Bitcoin promised to create a new normal in finance, but it turned out to be nothing but the old normal with a new face.
The wonder of the universe is that it is always in motion and, because of this, that everything changes over time. So, anything can be something completely different tomorrow, just like that — no guarantees.
Karl Marx expressed this brilliantly with the phrase “All that is solid melts into air.” The same occurred with Bitcoin (BTC), which over the years has undergone transformations, and from a cypherpunk idea, it has become a simple Che Guevara T-shirt.
Be your own bank
The following words, which Eric Hughes published in “A Cypherpunk’s Manifesto,” was the great orientation of the developers in the creation of e-cash, or electronic money, that was universal, private and without control:
“We the Cypherpunks are dedicated to building anonymous systems. We are defending our privacy with cryptography, with anonymous mail forwarding systems, with digital signatures, and with electronic money.”
It was this idea that gave rise to Bitcoin, a decentralized money oriented toward privacy and for each one to be their own bank.
“Chancellor on brink of second bailout for banks”: This phrase from The Times is even recorded forever in the genesis block of the Bitcoin blockchain. However, time has transformed Bitcoin, and from a restricted circle of cryptographers, BTC has conquered the world and arrived at the International Monetary Fund, Bank for International Settlements, G-20 and G-8. Who knows — before the moon, it can reach Mars.
So, as Bitcoin changed, so did the ideas around it. The desire for privacy gave way to “to the moon,” and the fruit of a manifesto became just another product of what we wanted to “fight.”
Only the next all-time high
Today, instead of the phrases “include unbanked people” and “be your own bank,” we celebrate that major traditional banks advertise Bitcoin custody services. Instead of privacy, we rush to take selfies with documents in search of higher limits for trades, leverage, options and futures. We are happy that billionaire funds and big companies and corporations are buying all the Bitcoin they can, believing that they are now also “Bitcoiners.”
In politics, there is a phrase that says that if you did something so good and so wonderful to change the world that even your opponents are applauding you, it means you did everything wrong.
We are applauding the great capitalists — those who were bailed out by the governments, those who caused the economic crises and those same banks that spit in our face. We are happy today to sit beside them and sell our Bitcoin to them, believing that they love us.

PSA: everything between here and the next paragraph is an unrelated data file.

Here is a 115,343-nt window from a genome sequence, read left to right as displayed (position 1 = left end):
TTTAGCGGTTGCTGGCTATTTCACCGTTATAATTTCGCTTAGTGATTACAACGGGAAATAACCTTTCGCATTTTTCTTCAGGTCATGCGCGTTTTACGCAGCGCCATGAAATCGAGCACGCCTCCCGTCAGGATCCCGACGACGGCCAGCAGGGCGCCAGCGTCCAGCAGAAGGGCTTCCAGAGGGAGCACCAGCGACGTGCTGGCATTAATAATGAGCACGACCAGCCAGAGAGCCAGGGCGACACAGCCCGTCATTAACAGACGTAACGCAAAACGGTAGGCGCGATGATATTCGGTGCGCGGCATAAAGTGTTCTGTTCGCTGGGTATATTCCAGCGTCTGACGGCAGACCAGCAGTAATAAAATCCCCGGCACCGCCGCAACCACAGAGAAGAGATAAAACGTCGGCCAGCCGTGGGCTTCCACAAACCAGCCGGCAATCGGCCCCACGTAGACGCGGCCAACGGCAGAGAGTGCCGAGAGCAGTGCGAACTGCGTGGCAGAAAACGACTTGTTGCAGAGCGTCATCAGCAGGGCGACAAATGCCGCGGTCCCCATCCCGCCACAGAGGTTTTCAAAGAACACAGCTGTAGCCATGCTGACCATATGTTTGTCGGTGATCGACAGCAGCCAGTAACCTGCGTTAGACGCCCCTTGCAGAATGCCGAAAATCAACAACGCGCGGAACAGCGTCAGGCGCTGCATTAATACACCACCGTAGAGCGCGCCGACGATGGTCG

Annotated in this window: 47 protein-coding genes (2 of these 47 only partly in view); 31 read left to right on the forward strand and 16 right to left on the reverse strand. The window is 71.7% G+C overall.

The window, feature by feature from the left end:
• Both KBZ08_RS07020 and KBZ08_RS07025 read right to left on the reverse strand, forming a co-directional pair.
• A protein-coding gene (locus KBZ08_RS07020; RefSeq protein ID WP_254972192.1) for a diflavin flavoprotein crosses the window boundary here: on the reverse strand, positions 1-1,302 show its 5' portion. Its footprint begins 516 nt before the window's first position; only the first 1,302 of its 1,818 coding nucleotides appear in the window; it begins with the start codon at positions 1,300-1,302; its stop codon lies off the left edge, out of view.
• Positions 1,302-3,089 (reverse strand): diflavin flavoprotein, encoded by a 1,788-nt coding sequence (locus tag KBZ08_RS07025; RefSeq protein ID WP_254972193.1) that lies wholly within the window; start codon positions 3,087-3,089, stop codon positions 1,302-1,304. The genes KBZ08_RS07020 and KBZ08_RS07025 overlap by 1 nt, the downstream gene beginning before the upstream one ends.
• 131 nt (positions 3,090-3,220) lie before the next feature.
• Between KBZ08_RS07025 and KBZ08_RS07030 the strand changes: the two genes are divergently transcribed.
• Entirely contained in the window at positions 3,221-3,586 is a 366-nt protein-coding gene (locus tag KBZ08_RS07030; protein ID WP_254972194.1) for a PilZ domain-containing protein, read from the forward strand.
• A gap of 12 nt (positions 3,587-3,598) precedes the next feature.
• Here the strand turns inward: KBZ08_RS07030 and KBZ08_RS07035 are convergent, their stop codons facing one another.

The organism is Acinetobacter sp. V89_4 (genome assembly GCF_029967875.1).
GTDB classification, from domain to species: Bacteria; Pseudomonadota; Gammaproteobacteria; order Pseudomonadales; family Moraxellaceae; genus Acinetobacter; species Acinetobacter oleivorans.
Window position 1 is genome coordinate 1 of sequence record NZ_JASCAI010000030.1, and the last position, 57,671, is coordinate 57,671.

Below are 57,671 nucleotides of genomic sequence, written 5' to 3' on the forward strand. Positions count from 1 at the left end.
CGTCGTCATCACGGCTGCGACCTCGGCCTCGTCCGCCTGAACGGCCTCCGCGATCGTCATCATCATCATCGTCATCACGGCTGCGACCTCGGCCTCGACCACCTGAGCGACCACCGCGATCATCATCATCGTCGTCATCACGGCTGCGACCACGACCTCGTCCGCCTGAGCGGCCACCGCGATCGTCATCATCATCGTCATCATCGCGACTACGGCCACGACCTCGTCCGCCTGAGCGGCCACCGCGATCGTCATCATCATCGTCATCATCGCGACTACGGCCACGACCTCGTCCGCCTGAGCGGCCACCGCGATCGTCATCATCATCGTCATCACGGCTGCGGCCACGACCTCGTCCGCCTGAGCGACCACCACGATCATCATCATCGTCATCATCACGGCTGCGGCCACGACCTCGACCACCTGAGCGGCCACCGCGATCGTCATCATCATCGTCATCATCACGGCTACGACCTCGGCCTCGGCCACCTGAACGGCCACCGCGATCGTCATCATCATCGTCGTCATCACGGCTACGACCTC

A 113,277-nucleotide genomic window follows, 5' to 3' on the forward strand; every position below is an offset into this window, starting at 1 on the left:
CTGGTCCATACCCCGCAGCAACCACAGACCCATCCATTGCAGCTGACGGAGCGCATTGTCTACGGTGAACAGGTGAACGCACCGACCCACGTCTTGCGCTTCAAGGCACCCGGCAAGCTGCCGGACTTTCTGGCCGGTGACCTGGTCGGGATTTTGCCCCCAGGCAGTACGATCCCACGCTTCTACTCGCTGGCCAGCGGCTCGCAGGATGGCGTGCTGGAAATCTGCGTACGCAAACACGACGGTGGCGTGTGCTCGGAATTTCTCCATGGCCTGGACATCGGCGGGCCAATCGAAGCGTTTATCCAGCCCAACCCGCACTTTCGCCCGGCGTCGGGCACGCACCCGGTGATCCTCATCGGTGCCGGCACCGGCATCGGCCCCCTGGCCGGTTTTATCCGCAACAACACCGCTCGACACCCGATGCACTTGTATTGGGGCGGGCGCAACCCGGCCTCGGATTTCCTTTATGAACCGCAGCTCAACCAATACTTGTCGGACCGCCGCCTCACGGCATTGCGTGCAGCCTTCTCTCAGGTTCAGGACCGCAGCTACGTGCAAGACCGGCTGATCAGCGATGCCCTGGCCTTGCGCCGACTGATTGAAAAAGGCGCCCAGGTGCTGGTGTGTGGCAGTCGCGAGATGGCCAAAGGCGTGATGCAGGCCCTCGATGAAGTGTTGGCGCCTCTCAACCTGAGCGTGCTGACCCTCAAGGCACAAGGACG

We celebrate that countries create “regulations” for Bitcoin, highlighting that it brings “security” to the crypto industry, and we’re “proud” to see that the biggest companies in the market are collaborating with authorities to “reveal” hackers and malicious agents.
Many big players are ashamed to say that Bitcoin is used by hackers, and they forget the history of BTC and its main objective: to be anonymous money.
We accept giving up our privacy to sit at the table with those we criticize all the time, thinking that they really love us when, in fact, they are only looking for profits.
The revolution that never came
Stamping “Fiat is a shitcoin” on dollar bills is like being an “independent” teenager who decides to live alone but whose parents pay rent, buy food and do the laundry. What matters is the dollar value that Bitcoin will break — $30,000, $50,000, $100,000 or $300,000 — inventory, and flow… To the moon.
“Fiat sucks,” but the more Bitcoin is worth in U.S. dollars, the better. After all, what matters is that 1 Bitcoin will always be equivalent to 1 Bitcoin. It matters how much I bought and how much I hope to sell in order to buy more.
We went so far as to find “silly” people who traded Bitcoin for pizzas or acted like Sirius, who sold 5,000 BTC to help create the first Bitcoin exchange. Hold, hold and hold so that it can be worth more and more — I just heard that.
Accumulate, accumulate, accumulate and accumulate more and more value in Bitcoin. After all, it is the “digital gold” and “value reserve” of a new era. But the new normal is nothing but the old normal with a new face.
Whales went from names like “Joe007” to Paul Tudor Jones, MassMutual, MicroStrategy and other “institutional” investors — the same ones that will be bailed out by the government if a bankruptcy approaches.
I have nothing against this. After all, “Lamborghini” and “Bitcoin lifestyle” were already part of this market, and the world, like all things, is always in transformation.
I am happy to buy my Bitcoin, just as I buy a Che Guevara T-shirt and light a cigarette, believing that I am “fighting” the system while I wait for my mom to bring me dinner.
To the moon. Or better, “to Mars,” in Elon Musk style.
This article does not contain investment advice or recommendations. Every investment and trading move involves risk, and readers should conduct their own research when making a decision.
The views, thoughts and opinions expressed here are the author’s alone and do not necessarily reflect or represent the views and opinions of Cointelegraph.
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